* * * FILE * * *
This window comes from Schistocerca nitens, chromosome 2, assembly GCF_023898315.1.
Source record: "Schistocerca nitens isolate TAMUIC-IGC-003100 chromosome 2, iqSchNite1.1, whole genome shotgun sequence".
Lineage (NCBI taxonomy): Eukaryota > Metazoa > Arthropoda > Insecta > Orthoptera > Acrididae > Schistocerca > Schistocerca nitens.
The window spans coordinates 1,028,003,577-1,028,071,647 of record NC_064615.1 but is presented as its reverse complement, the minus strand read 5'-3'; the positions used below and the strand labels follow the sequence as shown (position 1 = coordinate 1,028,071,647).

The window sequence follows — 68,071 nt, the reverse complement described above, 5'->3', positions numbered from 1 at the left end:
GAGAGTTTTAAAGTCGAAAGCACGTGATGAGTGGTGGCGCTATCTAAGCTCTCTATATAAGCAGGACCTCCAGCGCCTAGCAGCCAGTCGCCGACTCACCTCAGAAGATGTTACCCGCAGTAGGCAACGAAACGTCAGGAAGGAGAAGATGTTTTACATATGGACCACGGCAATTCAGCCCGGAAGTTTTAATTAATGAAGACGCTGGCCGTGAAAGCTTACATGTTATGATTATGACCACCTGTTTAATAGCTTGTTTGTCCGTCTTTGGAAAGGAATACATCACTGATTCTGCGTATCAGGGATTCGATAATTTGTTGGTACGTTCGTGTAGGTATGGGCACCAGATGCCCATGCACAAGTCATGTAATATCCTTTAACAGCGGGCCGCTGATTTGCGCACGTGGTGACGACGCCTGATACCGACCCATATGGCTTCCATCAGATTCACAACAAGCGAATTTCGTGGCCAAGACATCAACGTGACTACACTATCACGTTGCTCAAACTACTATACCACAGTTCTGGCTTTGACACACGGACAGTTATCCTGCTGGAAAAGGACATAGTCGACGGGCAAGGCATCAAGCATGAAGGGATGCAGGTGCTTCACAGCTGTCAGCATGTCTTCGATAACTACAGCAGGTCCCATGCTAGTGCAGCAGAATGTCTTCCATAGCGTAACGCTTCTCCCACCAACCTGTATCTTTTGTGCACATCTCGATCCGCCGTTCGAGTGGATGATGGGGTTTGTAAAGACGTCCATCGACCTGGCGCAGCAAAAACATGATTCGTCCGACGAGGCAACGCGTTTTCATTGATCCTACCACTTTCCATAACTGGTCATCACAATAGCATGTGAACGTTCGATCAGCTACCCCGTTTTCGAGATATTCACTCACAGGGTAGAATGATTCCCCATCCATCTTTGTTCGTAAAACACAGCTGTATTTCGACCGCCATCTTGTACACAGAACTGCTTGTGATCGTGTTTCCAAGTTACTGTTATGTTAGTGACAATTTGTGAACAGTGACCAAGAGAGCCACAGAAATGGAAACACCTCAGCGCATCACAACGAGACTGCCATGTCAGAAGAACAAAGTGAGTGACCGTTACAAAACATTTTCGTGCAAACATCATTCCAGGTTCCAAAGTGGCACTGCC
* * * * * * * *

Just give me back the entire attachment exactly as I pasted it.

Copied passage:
This window comes from Schistocerca nitens, chromosome 2, assembly GCF_023898315.1.
Source record: "Schistocerca nitens isolate TAMUIC-IGC-003100 chromosome 2, iqSchNite1.1, whole genome shotgun sequence".
Lineage (NCBI taxonomy): Eukaryota > Metazoa > Arthropoda > Insecta > Orthoptera > Acrididae > Schistocerca > Schistocerca nitens.
The window spans coordinates 1,028,003,577-1,028,071,647 of record NC_064615.1 but is presented as its reverse complement, the minus strand read 5'-3'; the positions used below and the strand labels follow the sequence as shown (position 1 = coordinate 1,028,071,647).

The window sequence follows — 68,071 nt, the reverse complement described above, 5'->3', positions numbered from 1 at the left end:
GAGAGTTTTAAAGTCGAAAGCACGTGATGAGTGGTGGCGCTATCTAAGCTCTCTATATAAGCAGGACCTCCAGCGCCTAGCAGCCAGTCGCCGACTCACCTCAGAAGATGTTACCCGCAGTAGGCAACGAAACGTCAGGAAGGAGAAGATGTTTTACATATGGACCACGGCAATTCAGCCCGGAAGTTTTAATTAATGAAGACGCTGGCCGTGAAAGCTTACATGTTATGATTATGACCACCTGTTTAATAGCTTGTTTGTCCGTCTTTGGAAAGGAATACATCACTGATTCTGCGTATCAGGGATTCGATAATTTGTTGGTACGTTCGTGTAGGTATGGGCACCAGATGCCCATGCACAAGTCATGTAATATCCTTTAACAGCGGGCCGCTGATTTGCGCACGTGGTGACGACGCCTGATACCGACCCATATGGCTTCCATCAGATTCACAACAAGCGAATTTCGTGGCCAAGACATCAACGTGACTACACTATCACGTTGCTCAAACTACTATACCACAGTTCTGGCTTTGACACACGGACAGTTATCCTGCTGGAAAAGGACATAGTCGACGGGCAAGGCATCAAGCATGAAGGGATGCAGGTGCTTCACAGCTGTCAGCATGTCTTCGATAACTACAGCAGGTCCCATGCTAGTGCAGCAGAATGTCTTCCATAGCGTAACGCTTCTCCCACCAACCTGTATCTTTTGTGCACATCTCGATCCGCCGTTCGAGTGGATGATGGGGTTTGTAAAGACGTCCATCGACCTGGCGCAGCAAAAACATGATTCGTCCGACGAGGCAACGCGTTTTCATTGATCCTACCACTTTCCATAACTGGTCATCACAATAGCATGTGAACGTTCGATCAGCTACCCCGTTTTCGAGATATTCACTCACAGGGTAGAATGATTCCCCATCCATCTTTGTTCGTAAAACACAGCTGTATTTCGACCGCCATCTTGTACACAGAACTGCTTGTGATCGTGTTTCCAAGTTACTGTTATGTTAGTGACAATTTGTGAACAGTGACCAAGAGAGCCACAGAAATGGAAACACCTCAGCGCATCACAACGAGACTGCCATGTCAGAAGAACAAAGTGAGTGACCGTTACAAAACATTTTCGTGCAAACATCATTCCAGGTTCCAAAGTGGCACTGCC